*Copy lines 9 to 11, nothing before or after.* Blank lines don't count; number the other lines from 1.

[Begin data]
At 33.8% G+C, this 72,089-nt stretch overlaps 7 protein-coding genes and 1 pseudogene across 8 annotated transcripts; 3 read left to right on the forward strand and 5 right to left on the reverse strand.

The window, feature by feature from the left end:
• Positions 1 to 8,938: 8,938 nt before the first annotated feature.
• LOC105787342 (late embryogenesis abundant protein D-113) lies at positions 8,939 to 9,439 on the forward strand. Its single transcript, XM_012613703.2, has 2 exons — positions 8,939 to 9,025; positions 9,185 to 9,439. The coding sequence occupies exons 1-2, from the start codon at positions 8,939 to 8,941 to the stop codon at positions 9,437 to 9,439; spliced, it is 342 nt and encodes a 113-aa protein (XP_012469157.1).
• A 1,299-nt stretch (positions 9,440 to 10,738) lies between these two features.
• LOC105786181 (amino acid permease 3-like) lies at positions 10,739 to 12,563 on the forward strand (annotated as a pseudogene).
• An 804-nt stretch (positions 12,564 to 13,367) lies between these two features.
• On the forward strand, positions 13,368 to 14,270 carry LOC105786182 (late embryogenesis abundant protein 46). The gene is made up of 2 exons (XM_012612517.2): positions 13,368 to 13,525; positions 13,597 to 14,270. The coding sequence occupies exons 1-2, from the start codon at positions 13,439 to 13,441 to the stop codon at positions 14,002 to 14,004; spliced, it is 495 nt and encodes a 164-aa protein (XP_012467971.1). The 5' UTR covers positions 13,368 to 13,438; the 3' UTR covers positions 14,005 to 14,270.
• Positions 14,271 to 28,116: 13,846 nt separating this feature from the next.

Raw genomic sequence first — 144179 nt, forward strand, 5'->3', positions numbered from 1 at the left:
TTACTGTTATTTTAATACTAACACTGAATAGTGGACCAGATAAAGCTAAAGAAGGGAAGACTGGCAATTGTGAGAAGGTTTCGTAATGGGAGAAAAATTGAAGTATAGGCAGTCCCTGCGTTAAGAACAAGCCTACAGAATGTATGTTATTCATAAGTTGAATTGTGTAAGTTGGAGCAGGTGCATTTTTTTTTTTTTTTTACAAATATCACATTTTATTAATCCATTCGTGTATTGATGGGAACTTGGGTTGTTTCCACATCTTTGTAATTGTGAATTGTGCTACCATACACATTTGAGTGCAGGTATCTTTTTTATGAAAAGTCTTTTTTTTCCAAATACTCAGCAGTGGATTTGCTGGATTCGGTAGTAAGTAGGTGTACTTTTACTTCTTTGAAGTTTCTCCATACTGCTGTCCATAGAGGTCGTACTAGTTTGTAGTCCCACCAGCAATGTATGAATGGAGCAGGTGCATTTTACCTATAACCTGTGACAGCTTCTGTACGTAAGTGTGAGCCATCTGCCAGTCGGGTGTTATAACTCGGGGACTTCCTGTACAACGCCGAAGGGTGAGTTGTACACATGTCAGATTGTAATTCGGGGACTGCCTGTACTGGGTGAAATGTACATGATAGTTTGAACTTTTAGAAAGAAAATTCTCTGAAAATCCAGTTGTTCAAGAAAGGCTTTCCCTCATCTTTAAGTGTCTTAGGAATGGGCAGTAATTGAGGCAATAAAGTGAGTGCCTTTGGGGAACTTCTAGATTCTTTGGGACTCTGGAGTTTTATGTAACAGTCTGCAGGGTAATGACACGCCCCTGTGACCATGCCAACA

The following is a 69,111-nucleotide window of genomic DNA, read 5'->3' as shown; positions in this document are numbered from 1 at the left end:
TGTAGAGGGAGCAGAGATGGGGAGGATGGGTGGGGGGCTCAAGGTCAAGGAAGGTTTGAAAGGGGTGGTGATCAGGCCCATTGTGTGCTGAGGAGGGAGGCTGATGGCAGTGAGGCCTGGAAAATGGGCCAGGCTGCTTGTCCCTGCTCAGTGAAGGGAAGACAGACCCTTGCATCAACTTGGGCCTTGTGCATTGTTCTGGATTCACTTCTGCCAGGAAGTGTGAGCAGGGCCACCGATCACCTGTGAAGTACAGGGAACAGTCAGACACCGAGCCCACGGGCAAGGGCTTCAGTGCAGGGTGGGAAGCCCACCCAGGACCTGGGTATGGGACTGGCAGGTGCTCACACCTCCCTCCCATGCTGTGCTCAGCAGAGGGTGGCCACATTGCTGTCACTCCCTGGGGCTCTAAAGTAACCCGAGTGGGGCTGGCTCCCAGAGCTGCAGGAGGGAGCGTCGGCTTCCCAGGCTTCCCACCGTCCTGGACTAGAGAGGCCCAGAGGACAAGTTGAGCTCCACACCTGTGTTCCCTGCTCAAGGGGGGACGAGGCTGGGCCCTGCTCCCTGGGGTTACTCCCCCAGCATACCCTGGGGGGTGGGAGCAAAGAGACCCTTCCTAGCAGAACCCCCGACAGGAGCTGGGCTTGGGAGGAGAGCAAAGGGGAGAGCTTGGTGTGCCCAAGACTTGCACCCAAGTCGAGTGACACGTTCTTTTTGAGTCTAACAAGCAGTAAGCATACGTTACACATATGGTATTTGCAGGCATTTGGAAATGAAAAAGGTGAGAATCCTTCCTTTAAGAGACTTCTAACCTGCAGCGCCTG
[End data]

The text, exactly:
• Positions 14,271 to 28,116: 13,846 nt separating this feature from the next.

Raw genomic sequence first — 144179 nt, forward strand, 5'->3', positions numbered from 1 at the left:
TTACTGTTATTTTAATACTAACACTGAATAGTGGACCAGATAAAGCTAAAGAAGGGAAGACTGGCAATTGTGAGAAGGTTTCGTAATGGGAGAAAAATTGAAGTATAGGCAGTCCCTGCGTTAAGAACAAGCCTACAGAATGTATGTTATTCATAAGTTGAATTGTGTAAGTTGGAGCAGGTGCATTTTTTTTTTTTTTTTACAAATATCACATTTTATTAATCCATTCGTGTATTGATGGGAACTTGGGTTGTTTCCACATCTTTGTAATTGTGAATTGTGCTACCATACACATTTGAGTGCAGGTATCTTTTTTATGAAAAGTCTTTTTTTTCCAAATACTCAGCAGTGGATTTGCTGGATTCGGTAGTAAGTAGGTGTACTTTTACTTCTTTGAAGTTTCTCCATACTGCTGTCCATAGAGGTCGTACTAGTTTGTAGTCCCACCAGCAATGTATGAATGGAGCAGGTGCATTTTACCTATAACCTGTGACAGCTTCTGTACGTAAGTGTGAGCCATCTGCCAGTCGGGTGTTATAACTCGGGGACTTCCTGTACAACGCCGAAGGGTGAGTTGTACACATGTCAGATTGTAATTCGGGGACTGCCTGTACTGGGTGAAATGTACATGATAGTTTGAACTTTTAGAAAGAAAATTCTCTGAAAATCCAGTTGTTCAAGAAAGGCTTTCCCTCATCTTTAAGTGTCTTAGGAATGGGCAGTAATTGAGGCAATAAAGTGAGTGCCTTTGGGGAACTTCTAGATTCTTTGGGACTCTGGAGTTTTATGTAACAGTCTGCAGGGTAATGACACGCCCCTGTGACCATGCCAACA